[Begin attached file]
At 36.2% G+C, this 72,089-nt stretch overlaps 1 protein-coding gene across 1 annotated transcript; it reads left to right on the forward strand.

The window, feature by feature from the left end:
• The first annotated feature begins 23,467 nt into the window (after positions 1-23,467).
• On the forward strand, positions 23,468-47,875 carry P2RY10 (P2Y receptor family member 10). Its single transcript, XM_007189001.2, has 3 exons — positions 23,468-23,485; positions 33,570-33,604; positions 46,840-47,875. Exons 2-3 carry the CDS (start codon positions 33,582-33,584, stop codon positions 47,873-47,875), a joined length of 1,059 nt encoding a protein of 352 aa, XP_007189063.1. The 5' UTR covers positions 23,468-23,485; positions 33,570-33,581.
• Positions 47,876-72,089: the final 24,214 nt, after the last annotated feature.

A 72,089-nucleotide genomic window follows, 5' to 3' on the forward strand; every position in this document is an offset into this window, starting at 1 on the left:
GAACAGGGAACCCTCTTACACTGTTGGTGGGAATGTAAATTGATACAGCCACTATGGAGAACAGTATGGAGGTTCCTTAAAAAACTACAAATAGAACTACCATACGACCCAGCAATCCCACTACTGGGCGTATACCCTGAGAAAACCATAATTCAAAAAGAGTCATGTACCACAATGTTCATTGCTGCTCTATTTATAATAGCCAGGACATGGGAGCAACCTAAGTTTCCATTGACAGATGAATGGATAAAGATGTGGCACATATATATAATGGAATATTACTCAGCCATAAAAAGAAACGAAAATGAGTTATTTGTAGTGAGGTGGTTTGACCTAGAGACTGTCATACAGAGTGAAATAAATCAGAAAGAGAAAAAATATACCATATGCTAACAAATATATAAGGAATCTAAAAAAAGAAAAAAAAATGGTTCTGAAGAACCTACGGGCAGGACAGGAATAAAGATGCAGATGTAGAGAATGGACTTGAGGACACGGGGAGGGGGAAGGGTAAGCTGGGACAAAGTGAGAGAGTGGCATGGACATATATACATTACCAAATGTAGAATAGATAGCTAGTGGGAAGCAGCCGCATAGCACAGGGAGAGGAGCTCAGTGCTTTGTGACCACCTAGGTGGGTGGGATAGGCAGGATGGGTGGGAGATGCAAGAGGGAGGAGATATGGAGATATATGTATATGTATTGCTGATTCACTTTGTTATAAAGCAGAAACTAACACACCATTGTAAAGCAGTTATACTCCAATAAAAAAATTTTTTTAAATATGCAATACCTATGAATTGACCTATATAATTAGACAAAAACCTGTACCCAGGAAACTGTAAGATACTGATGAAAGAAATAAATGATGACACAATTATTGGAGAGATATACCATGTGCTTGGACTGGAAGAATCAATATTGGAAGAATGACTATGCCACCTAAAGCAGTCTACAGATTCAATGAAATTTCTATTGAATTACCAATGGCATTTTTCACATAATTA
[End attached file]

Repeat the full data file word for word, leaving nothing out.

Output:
At 36.2% G+C, this 72,089-nt stretch overlaps 1 protein-coding gene across 1 annotated transcript; it reads left to right on the forward strand.

The window, feature by feature from the left end:
• The first annotated feature begins 23,467 nt into the window (after positions 1-23,467).
• On the forward strand, positions 23,468-47,875 carry P2RY10 (P2Y receptor family member 10). Its single transcript, XM_007189001.2, has 3 exons — positions 23,468-23,485; positions 33,570-33,604; positions 46,840-47,875. Exons 2-3 carry the CDS (start codon positions 33,582-33,584, stop codon positions 47,873-47,875), a joined length of 1,059 nt encoding a protein of 352 aa, XP_007189063.1. The 5' UTR covers positions 23,468-23,485; positions 33,570-33,581.
• Positions 47,876-72,089: the final 24,214 nt, after the last annotated feature.

A 72,089-nucleotide genomic window follows, 5' to 3' on the forward strand; every position in this document is an offset into this window, starting at 1 on the left:
GAACAGGGAACCCTCTTACACTGTTGGTGGGAATGTAAATTGATACAGCCACTATGGAGAACAGTATGGAGGTTCCTTAAAAAACTACAAATAGAACTACCATACGACCCAGCAATCCCACTACTGGGCGTATACCCTGAGAAAACCATAATTCAAAAAGAGTCATGTACCACAATGTTCATTGCTGCTCTATTTATAATAGCCAGGACATGGGAGCAACCTAAGTTTCCATTGACAGATGAATGGATAAAGATGTGGCACATATATATAATGGAATATTACTCAGCCATAAAAAGAAACGAAAATGAGTTATTTGTAGTGAGGTGGTTTGACCTAGAGACTGTCATACAGAGTGAAATAAATCAGAAAGAGAAAAAATATACCATATGCTAACAAATATATAAGGAATCTAAAAAAAGAAAAAAAAATGGTTCTGAAGAACCTACGGGCAGGACAGGAATAAAGATGCAGATGTAGAGAATGGACTTGAGGACACGGGGAGGGGGAAGGGTAAGCTGGGACAAAGTGAGAGAGTGGCATGGACATATATACATTACCAAATGTAGAATAGATAGCTAGTGGGAAGCAGCCGCATAGCACAGGGAGAGGAGCTCAGTGCTTTGTGACCACCTAGGTGGGTGGGATAGGCAGGATGGGTGGGAGATGCAAGAGGGAGGAGATATGGAGATATATGTATATGTATTGCTGATTCACTTTGTTATAAAGCAGAAACTAACACACCATTGTAAAGCAGTTATACTCCAATAAAAAAATTTTTTTAAATATGCAATACCTATGAATTGACCTATATAATTAGACAAAAACCTGTACCCAGGAAACTGTAAGATACTGATGAAAGAAATAAATGATGACACAATTATTGGAGAGATATACCATGTGCTTGGACTGGAAGAATCAATATTGGAAGAATGACTATGCCACCTAAAGCAGTCTACAGATTCAATGAAATTTCTATTGAATTACCAATGGCATTTTTCACATAATTA